The visual novel adaptation can be a rocky road for anime producers - for every Clannad or Steins;Gate there's a Shuffle or... well, even more forgettable fare that I can't even think of right now. In terms of popularity, the Da Capo franchise is perhaps one of the better known series of novels, but can it translate that popularity to the small screen for this streaming adaptation of Da Capo III?
While some series take their time introducing their various characters, Da Capo III largely eschews such luxuries in favour of throwing its main cast at you from the outset. In short our protagonist for this series is one Kiyotaka Yoshino, the only male member in what is otherwise an all-female membership of his school's Newspaper Club. Needless to say, all of the other members of this club slot nicely into typical character tropes, from your "little sister" who isn't actually blood-related through to an energetic childhood friend via a number of other distinctive but not all that memorable individuals.
The real hook for the series comes from its location - Hatsune Island, the setting of the previous Da Capo games, and the home of a rather unique cherry blossom tree. Rather, it used to be unique, as a tree that was renowned for blossoming constantly without cessation - an occurrence that is now little more than a legend as it's something that hasn't occurred for a couple of decades. Still, despite being effectively dead to all intents and purposes, the rumours surrounding the tree persist - namely that it's capable of granting wishes.
With a long-running rivalry between the official and unofficial newspaper clubs still very much in play, the official club president Ricca decides that a special on magic is the way for them to engage their readers, and what better centrepiece for such a publication than an investigation into the island's infamous tree? This idea is sent into overdrive as the tree in question suddenly springs into blossom for the first time in decades, but was the newspaper club somehow responsible for this? More importantly, who is this mysterious and childlike girl who seems to have appeared on the island in the wake of it springing back to life?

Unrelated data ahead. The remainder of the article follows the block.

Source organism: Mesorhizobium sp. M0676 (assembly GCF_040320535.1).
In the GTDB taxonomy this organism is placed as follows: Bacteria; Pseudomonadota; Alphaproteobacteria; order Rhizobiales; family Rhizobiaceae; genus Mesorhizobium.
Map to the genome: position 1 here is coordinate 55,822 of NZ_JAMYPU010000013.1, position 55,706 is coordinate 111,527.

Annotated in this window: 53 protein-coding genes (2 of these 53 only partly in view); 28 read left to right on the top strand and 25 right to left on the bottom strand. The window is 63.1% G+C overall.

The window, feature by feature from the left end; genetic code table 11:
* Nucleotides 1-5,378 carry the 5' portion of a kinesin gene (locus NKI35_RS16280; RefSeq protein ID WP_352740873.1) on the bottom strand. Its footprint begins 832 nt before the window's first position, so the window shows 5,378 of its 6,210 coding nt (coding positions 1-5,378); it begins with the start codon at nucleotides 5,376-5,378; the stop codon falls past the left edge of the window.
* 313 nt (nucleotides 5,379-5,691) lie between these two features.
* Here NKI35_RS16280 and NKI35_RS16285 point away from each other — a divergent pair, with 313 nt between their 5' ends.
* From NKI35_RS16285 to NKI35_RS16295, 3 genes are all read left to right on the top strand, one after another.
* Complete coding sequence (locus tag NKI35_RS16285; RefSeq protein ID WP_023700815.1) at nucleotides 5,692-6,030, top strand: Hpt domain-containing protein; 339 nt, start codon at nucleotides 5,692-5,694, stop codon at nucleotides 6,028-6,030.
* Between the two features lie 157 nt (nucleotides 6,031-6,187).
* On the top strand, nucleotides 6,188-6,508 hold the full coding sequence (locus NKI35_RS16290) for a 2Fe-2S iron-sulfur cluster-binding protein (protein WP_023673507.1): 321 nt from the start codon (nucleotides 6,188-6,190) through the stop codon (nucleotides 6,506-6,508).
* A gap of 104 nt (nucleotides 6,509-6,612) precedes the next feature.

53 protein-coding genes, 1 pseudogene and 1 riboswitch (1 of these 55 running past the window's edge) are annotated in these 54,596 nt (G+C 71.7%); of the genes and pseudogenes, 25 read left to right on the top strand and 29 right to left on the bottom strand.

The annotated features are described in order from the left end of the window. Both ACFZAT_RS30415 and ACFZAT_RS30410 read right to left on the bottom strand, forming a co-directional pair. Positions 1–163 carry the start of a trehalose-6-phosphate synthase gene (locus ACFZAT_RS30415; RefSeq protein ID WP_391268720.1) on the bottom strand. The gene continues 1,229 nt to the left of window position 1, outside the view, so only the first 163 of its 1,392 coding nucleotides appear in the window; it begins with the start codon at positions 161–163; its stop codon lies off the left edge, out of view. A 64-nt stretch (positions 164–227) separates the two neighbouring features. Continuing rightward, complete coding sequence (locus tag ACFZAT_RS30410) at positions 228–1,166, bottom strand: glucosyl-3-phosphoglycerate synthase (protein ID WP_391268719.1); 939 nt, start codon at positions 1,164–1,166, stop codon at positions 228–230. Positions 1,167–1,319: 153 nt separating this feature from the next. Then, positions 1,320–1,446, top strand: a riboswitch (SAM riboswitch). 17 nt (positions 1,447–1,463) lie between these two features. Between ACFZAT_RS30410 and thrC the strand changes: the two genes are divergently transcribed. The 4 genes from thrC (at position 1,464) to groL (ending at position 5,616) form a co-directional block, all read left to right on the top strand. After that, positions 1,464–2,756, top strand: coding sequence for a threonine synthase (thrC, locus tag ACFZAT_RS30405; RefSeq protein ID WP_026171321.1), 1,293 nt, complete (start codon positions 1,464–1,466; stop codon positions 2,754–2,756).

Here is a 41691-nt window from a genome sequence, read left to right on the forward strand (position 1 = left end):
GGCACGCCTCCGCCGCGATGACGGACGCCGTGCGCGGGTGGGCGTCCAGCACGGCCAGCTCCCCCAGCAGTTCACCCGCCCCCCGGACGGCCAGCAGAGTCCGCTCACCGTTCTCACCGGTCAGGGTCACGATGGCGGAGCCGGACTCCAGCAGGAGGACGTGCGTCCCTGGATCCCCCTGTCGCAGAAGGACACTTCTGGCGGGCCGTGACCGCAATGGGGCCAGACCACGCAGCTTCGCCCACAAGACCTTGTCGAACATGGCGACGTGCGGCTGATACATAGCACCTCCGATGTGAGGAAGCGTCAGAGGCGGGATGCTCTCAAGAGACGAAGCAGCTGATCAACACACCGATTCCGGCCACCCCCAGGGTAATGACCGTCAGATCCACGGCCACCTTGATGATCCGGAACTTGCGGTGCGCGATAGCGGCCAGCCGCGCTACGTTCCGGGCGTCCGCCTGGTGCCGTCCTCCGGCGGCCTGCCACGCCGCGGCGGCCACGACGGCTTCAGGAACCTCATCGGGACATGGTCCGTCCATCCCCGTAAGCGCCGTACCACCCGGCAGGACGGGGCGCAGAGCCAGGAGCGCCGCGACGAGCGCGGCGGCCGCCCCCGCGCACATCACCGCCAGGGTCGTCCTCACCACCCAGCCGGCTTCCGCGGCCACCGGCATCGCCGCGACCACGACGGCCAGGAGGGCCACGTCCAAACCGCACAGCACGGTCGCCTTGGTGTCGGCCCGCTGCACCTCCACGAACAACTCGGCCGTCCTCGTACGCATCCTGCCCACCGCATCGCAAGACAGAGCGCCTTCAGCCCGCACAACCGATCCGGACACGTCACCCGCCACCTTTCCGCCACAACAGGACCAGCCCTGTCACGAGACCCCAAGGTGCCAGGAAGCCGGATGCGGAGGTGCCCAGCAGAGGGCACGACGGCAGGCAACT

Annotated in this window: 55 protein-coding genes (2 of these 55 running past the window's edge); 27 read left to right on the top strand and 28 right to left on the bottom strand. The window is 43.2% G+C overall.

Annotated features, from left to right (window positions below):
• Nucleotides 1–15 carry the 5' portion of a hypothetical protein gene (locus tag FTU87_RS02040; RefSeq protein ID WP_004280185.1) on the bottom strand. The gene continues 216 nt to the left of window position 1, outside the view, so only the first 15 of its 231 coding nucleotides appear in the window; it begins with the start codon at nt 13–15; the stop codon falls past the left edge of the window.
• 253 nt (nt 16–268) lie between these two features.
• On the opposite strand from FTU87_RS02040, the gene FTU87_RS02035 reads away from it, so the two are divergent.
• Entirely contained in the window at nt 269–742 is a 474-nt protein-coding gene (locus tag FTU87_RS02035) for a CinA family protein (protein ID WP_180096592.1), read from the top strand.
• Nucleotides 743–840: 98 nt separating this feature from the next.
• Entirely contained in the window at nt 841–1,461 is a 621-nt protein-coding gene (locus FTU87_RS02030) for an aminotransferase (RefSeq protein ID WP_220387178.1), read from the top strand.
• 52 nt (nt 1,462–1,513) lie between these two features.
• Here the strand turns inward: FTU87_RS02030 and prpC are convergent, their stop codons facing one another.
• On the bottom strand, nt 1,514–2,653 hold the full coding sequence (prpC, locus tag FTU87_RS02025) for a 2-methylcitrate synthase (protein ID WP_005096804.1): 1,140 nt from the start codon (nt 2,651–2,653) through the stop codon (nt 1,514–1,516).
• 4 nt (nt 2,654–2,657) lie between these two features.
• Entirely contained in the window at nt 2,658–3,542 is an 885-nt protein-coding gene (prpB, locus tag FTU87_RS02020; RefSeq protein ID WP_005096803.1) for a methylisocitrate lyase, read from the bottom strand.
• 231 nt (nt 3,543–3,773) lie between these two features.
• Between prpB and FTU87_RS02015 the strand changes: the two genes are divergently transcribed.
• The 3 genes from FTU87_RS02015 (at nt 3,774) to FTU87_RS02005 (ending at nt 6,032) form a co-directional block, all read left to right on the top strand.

If you've played the first Da Capo game (available in English from MangaGamer, incidentally) then you'll know the answer to that previous question straight away, which leaves me a little unsure as to whether knowledge of the previous Da Capo titles (or their anime adaptations) is actually a help or a hindrance here - some of the mystery is removed by knowledge of what has gone previously in the franchise, but then again maybe that knowledge is important in the grand scheme of things?
Not that the magical mystery at the centre of the series is really where the focus lays for these early episodes of Da Capo III - instead (and perhaps predictably) introducing the main characters is quickly followed by watching all of the female members of the newspaper club simper over Kiyotaka and not-so subtly hint towards their varying degrees of love for him. Of course, our protagonist is too stupid to actually notice any of this attention, even when girls are clambering into bed with him or moaning his name in their sleep - admittedly, Kiyotaka has more personality than your average milquetoast male harem lead, but not by much.
It's this which is really Da Capo III's biggest problem - it manages to juggle its fan service quite well against its other content, but let's not pretend that this is a magnum opus of story-telling; at this point, it's just another harem show, albeit with some colourful and actually rather pretty visuals in places and what could be some darker story-telling at the heart of its mystery. Although the future potential for the series is there, that doesn't excuse the fact that the core content of the show thus far has been entirely predictable - an unspectacular male lead cluelessly wandering around in a sea of girls who want nothing more than to throw themselves at him.
If such stories are your thing, then Da Capo III is pretty enough and with enough varied characters to keep your interest, and if you're a fan of the visual novel franchise then this is most likely a decent way to get up to speed with its third instalment. In the wider sphere of currently airing anime however, this is one of the more forgettable shows of the winter - neither terrible nor wonderful.
You can currently watch Da Capo III in streaming form via Crunchyroll.